The problem with faulty gas pedals in its cars and trucks is rare, Toyota says, and car owners are unlikely to experience any trouble. Toyota's reputation is another matter.
Crisis management experts say just how far Toyota's image tumbles depends on how quickly it can fix the problems and how well it communicates with hundreds of thousands of loyal customers.
They also say that Toyota's growth has outpaced its management structure. The company didn't have in place the mechanisms to identify and deal with the problems before they exploded into two giant recalls, factory shutdowns and instructions to dealers to stop selling eight models.
Toyota Motor Corp. rode a reputation for reliability to become the world's top car maker. For more than 30 years, it won customers and market share from General Motors Co., Chrysler Group LLC and Ford Motor Co. by building high-quality cars such as the midsize Camry and compact Corolla.
Americans, particularly baby boomers, frustrated with Detroit's poor quality, fell in love with Toyotas because they rarely broke down. Last year, they bought more than 356,000 Camrys, making it the top-selling car in the U.S. The Corolla was second with almost 297,000 sales.
In short, drivers trusted Toyota. Now that trust is in danger.
Toyota said late Tuesday it would halt sales of some of its top-selling models, including Camry and Corolla, to fix gas pedals that could stick and cause unintended acceleration. It recalled more cars on Thursday.
Crisis managers say the issues with the pedals likely surfaced early on at lower levels of the company, but no one wanted to deliver bad news to the boss.
"Nobody wants to go upstairs and say 'Hey, we just made 10,000 cars that have a problem and it's going to cost us millions to fix them,'" says Robert Wiseman, a professor of strategic management at Michigan State University.
In March of 2007, Toyota started getting reports of gas pedals being slow to rise after being depressed for acceleration. Engineers fixed the problem in the Tundra pickup early in 2008.
But troubles persisted in other models, eventually leading to last week's recall and the plans to suspend sales and shut down of six factories while Toyota tries to fix the problems.
Toyota insists that the sudden, uncontrolled acceleration is "rare and infrequent" but offered few specifics. A spokesman at the company's office in Torrance, Calif., didn't return two messages left seeking comment for this story.
The delay in dealing with the problem now leaves Toyota in an untenable public relations situation. It's forced to alarm customers and take vehicles off the market before the repair parts are ready, said Jim Cain, senior vice president of the Quell Group, a Troy, Mich., public relations firm and a former Ford Motor Co. spokesman.
He also said the company likely had the information it could have used to diagnose the problems much faster.
"There are always consumer complaints and warranty information, parts return data and other things that can indicate problems before they become of such colossal magnitude," he said.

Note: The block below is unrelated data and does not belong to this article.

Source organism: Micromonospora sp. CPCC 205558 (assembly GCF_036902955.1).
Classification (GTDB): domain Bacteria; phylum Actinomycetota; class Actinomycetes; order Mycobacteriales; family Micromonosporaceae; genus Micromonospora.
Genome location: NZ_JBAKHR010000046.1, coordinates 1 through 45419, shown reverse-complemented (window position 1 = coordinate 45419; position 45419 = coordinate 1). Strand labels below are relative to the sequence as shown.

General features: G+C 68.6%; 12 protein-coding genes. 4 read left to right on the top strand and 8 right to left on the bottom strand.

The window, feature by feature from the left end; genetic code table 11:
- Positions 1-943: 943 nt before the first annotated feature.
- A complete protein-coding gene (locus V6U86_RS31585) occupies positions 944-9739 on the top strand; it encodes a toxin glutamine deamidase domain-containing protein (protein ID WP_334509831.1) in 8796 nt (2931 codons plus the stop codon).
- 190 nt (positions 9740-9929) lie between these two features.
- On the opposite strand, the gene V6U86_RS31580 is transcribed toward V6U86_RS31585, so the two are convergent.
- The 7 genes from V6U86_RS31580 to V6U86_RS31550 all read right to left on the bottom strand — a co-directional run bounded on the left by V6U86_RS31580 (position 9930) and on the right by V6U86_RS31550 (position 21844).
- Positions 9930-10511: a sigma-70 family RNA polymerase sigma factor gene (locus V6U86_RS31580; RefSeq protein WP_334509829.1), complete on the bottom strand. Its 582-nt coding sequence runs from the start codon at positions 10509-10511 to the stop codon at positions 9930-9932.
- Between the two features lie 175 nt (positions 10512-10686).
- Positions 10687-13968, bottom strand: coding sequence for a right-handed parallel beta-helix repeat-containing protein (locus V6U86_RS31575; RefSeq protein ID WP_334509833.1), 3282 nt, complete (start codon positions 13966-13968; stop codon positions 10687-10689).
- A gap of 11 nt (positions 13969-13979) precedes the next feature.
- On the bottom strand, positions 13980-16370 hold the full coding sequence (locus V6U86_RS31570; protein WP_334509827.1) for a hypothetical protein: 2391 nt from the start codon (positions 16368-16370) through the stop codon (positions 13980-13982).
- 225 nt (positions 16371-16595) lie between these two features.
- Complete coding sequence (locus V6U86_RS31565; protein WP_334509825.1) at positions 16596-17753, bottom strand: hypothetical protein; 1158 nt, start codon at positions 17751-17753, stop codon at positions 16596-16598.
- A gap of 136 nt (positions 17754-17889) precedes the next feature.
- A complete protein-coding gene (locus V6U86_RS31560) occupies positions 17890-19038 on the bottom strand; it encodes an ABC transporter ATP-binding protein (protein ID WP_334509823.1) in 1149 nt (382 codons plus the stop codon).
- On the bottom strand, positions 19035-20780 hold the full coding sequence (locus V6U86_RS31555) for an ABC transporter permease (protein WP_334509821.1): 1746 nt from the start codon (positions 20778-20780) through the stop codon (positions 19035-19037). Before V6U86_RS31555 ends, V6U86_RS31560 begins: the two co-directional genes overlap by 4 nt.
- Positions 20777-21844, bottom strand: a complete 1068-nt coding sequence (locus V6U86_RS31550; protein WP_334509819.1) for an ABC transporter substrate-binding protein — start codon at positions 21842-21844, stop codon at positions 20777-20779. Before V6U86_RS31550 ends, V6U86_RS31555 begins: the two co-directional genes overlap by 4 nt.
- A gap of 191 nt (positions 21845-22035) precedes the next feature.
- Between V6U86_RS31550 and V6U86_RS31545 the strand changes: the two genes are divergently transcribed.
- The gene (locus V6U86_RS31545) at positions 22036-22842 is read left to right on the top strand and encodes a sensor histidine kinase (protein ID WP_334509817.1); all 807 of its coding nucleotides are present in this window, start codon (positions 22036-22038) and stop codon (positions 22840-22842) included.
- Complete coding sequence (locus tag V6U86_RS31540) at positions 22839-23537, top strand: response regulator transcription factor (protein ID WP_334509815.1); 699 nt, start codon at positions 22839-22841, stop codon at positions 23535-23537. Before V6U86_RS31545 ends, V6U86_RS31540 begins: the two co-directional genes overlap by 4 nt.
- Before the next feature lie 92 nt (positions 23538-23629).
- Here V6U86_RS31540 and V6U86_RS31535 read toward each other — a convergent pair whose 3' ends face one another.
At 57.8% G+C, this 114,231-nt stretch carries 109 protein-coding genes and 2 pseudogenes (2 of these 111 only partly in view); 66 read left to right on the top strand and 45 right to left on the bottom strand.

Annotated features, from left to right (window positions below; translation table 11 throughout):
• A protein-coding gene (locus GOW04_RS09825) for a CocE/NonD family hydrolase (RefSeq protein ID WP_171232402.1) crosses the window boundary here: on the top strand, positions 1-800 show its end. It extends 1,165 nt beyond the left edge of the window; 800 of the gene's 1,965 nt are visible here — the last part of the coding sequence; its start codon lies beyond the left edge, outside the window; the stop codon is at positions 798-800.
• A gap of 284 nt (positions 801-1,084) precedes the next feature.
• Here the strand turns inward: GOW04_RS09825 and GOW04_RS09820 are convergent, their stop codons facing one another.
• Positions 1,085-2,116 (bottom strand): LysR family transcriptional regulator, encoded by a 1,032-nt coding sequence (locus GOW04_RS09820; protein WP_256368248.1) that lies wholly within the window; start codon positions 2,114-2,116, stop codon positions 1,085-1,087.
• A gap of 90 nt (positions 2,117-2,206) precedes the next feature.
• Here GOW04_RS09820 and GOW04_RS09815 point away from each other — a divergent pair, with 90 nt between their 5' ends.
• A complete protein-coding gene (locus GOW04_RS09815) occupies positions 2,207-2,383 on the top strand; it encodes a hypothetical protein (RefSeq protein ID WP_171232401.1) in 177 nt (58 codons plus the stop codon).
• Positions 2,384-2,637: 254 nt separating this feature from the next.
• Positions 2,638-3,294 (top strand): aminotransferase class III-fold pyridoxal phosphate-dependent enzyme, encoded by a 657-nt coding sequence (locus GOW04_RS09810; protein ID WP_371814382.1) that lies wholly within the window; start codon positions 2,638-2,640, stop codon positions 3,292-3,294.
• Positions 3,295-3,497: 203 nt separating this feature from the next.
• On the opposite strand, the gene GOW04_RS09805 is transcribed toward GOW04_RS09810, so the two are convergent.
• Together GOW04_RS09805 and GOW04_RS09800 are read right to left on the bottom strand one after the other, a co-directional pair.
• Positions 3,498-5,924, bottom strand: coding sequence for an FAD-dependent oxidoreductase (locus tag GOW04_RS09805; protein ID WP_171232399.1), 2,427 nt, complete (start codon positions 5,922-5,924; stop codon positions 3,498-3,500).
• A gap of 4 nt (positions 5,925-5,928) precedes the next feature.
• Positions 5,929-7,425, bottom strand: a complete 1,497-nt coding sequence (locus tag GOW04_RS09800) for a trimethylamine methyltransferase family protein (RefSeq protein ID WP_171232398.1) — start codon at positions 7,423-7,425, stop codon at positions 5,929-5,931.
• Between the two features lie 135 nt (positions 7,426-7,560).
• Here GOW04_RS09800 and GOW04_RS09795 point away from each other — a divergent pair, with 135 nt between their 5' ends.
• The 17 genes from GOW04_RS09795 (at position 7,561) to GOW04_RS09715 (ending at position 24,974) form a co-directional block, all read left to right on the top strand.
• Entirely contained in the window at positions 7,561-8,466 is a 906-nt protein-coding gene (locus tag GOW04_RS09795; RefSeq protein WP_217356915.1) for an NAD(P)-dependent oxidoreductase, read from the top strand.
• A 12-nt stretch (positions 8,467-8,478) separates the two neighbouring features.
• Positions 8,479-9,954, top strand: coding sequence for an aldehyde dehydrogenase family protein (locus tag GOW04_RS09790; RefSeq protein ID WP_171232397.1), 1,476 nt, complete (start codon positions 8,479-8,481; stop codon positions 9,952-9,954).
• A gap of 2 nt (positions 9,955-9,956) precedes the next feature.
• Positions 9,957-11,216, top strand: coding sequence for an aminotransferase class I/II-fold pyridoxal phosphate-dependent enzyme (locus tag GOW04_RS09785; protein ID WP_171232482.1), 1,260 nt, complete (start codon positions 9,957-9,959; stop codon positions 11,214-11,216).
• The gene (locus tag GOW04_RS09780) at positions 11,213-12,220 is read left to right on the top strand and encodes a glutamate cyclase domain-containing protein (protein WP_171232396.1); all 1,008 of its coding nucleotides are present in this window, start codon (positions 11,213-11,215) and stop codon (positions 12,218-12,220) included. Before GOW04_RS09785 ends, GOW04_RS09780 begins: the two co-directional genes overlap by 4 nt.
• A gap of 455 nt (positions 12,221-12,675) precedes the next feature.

Seeing problems early will become even more important as automakers increasingly sell the same model with common parts across the globe, Cain said. Companies want to act quickly to avoid global recalls that will only become more costly, he said.
Toyota, which is ahead of other automakers in globalization, could see its U.S. problems spread to Europe, where a similar accelerator part is used. The company is studying possible responses there.
Toyota's response at least partially replicates the crisis communications strategy used by Johnson & Johnson in the 1982 Chicago-area Tylenol poisoning case.
J&J recalled more than 20 million bottles of Extra Strength Tylenol and burned every one. It also communicated with the public and came up with new tamper-resistant packaging.
The company placed consumer safety above cost, restoring its reputation quickly, said Brenda Wrigley, chair of the public relations department at Syracuse University's S.I. Newhouse School of Public Communications.
"Treating people honestly and openly is the way to go," she said.
With Toyota's mechanical problem, though, the company can't just pull all of the problem products off the shelves, she said.
"They're really in a bind. Short of saying 'park it in the driveway and don't drive it anymore,' how do you prevent everybody from exposure to a safety issue?" Wrigley asked.
Toyota thus far has avoided Ford's mistakes from last decade when hundreds of people died or were injured in accidents involving tread separation on tires, most of which were on popular Explorer sport utility vehicles. Ford blamed tire company Bridgestone/Firestone Inc., while Bridgestone said the Explorer's design was faulty. Both companies' reputations were tarnished.
The latest developments follow a recall of 4.2 million Toyota vehicles in late 2009 over concerns that floor mats could bend across gas pedals, causing sudden acceleration.
The problems, Wrigley said, hit Toyota extra hard because it has touted quality for years to gain advantage over competitors.
"Quality was their differentiator and now it's their Achilles heel," she said.